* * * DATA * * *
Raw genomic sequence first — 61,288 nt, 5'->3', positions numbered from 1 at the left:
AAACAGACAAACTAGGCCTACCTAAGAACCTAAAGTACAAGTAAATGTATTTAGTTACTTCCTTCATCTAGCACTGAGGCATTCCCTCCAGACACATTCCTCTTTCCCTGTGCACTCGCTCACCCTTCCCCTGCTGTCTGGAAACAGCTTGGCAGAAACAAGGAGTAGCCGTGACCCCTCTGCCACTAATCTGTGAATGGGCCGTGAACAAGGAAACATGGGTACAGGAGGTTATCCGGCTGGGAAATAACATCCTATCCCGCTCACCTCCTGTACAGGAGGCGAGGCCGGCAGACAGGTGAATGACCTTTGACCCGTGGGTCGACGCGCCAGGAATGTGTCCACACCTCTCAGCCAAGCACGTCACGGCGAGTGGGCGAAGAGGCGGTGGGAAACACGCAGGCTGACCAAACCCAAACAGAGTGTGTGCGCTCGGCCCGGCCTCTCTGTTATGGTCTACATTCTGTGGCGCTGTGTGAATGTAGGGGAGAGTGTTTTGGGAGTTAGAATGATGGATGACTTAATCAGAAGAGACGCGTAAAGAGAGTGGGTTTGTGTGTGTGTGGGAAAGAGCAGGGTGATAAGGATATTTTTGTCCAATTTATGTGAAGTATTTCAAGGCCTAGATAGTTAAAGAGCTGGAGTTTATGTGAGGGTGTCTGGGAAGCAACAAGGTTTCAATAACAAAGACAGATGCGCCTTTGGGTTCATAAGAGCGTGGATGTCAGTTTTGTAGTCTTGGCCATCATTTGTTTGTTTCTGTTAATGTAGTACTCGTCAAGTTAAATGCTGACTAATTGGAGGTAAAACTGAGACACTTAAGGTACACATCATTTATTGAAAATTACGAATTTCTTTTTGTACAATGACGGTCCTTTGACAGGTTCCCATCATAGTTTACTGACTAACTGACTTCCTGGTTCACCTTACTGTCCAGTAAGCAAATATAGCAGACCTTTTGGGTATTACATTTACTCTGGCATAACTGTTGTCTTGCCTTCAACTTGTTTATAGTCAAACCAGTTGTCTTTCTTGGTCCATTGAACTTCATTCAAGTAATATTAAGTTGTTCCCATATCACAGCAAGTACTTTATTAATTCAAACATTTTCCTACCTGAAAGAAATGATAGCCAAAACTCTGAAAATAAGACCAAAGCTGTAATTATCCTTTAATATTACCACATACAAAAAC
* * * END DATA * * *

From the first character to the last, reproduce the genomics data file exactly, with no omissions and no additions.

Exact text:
Raw genomic sequence first — 61,288 nt, 5'->3', positions numbered from 1 at the left:
AAACAGACAAACTAGGCCTACCTAAGAACCTAAAGTACAAGTAAATGTATTTAGTTACTTCCTTCATCTAGCACTGAGGCATTCCCTCCAGACACATTCCTCTTTCCCTGTGCACTCGCTCACCCTTCCCCTGCTGTCTGGAAACAGCTTGGCAGAAACAAGGAGTAGCCGTGACCCCTCTGCCACTAATCTGTGAATGGGCCGTGAACAAGGAAACATGGGTACAGGAGGTTATCCGGCTGGGAAATAACATCCTATCCCGCTCACCTCCTGTACAGGAGGCGAGGCCGGCAGACAGGTGAATGACCTTTGACCCGTGGGTCGACGCGCCAGGAATGTGTCCACACCTCTCAGCCAAGCACGTCACGGCGAGTGGGCGAAGAGGCGGTGGGAAACACGCAGGCTGACCAAACCCAAACAGAGTGTGTGCGCTCGGCCCGGCCTCTCTGTTATGGTCTACATTCTGTGGCGCTGTGTGAATGTAGGGGAGAGTGTTTTGGGAGTTAGAATGATGGATGACTTAATCAGAAGAGACGCGTAAAGAGAGTGGGTTTGTGTGTGTGTGGGAAAGAGCAGGGTGATAAGGATATTTTTGTCCAATTTATGTGAAGTATTTCAAGGCCTAGATAGTTAAAGAGCTGGAGTTTATGTGAGGGTGTCTGGGAAGCAACAAGGTTTCAATAACAAAGACAGATGCGCCTTTGGGTTCATAAGAGCGTGGATGTCAGTTTTGTAGTCTTGGCCATCATTTGTTTGTTTCTGTTAATGTAGTACTCGTCAAGTTAAATGCTGACTAATTGGAGGTAAAACTGAGACACTTAAGGTACACATCATTTATTGAAAATTACGAATTTCTTTTTGTACAATGACGGTCCTTTGACAGGTTCCCATCATAGTTTACTGACTAACTGACTTCCTGGTTCACCTTACTGTCCAGTAAGCAAATATAGCAGACCTTTTGGGTATTACATTTACTCTGGCATAACTGTTGTCTTGCCTTCAACTTGTTTATAGTCAAACCAGTTGTCTTTCTTGGTCCATTGAACTTCATTCAAGTAATATTAAGTTGTTCCCATATCACAGCAAGTACTTTATTAATTCAAACATTTTCCTACCTGAAAGAAATGATAGCCAAAACTCTGAAAATAAGACCAAAGCTGTAATTATCCTTTAATATTACCACATACAAAAAC